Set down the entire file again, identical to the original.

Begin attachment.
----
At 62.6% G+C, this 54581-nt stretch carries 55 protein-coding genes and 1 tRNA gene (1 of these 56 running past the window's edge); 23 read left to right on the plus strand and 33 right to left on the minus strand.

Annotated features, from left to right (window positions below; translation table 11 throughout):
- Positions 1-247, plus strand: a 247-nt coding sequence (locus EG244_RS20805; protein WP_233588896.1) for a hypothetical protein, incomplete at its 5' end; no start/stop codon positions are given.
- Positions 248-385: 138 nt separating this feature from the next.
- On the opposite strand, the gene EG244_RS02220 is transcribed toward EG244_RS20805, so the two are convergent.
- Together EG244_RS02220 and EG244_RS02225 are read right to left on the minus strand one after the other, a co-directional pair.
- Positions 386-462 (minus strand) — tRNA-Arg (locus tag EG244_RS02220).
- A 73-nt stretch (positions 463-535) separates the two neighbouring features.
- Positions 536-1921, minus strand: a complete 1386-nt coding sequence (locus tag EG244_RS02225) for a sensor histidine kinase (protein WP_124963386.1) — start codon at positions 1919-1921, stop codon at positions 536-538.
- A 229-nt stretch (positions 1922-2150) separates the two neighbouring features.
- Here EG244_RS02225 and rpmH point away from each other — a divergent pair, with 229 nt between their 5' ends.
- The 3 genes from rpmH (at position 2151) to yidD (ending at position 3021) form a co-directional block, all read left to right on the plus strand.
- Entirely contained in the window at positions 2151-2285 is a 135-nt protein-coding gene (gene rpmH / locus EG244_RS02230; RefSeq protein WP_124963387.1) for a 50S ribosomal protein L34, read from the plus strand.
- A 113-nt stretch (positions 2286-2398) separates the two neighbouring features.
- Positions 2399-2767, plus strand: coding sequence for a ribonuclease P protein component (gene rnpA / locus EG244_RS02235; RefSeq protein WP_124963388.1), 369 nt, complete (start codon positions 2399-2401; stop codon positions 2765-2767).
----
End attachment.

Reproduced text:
At 62.6% G+C, this 54581-nt stretch carries 55 protein-coding genes and 1 tRNA gene (1 of these 56 running past the window's edge); 23 read left to right on the plus strand and 33 right to left on the minus strand.

Annotated features, from left to right (window positions below; translation table 11 throughout):
- Positions 1-247, plus strand: a 247-nt coding sequence (locus EG244_RS20805; protein WP_233588896.1) for a hypothetical protein, incomplete at its 5' end; no start/stop codon positions are given.
- Positions 248-385: 138 nt separating this feature from the next.
- On the opposite strand, the gene EG244_RS02220 is transcribed toward EG244_RS20805, so the two are convergent.
- Together EG244_RS02220 and EG244_RS02225 are read right to left on the minus strand one after the other, a co-directional pair.
- Positions 386-462 (minus strand) — tRNA-Arg (locus tag EG244_RS02220).
- A 73-nt stretch (positions 463-535) separates the two neighbouring features.
- Positions 536-1921, minus strand: a complete 1386-nt coding sequence (locus tag EG244_RS02225) for a sensor histidine kinase (protein WP_124963386.1) — start codon at positions 1919-1921, stop codon at positions 536-538.
- A 229-nt stretch (positions 1922-2150) separates the two neighbouring features.
- Here EG244_RS02225 and rpmH point away from each other — a divergent pair, with 229 nt between their 5' ends.
- The 3 genes from rpmH (at position 2151) to yidD (ending at position 3021) form a co-directional block, all read left to right on the plus strand.
- Entirely contained in the window at positions 2151-2285 is a 135-nt protein-coding gene (gene rpmH / locus EG244_RS02230; RefSeq protein WP_124963387.1) for a 50S ribosomal protein L34, read from the plus strand.
- A 113-nt stretch (positions 2286-2398) separates the two neighbouring features.
- Positions 2399-2767, plus strand: coding sequence for a ribonuclease P protein component (gene rnpA / locus EG244_RS02235; RefSeq protein WP_124963388.1), 369 nt, complete (start codon positions 2399-2401; stop codon positions 2765-2767).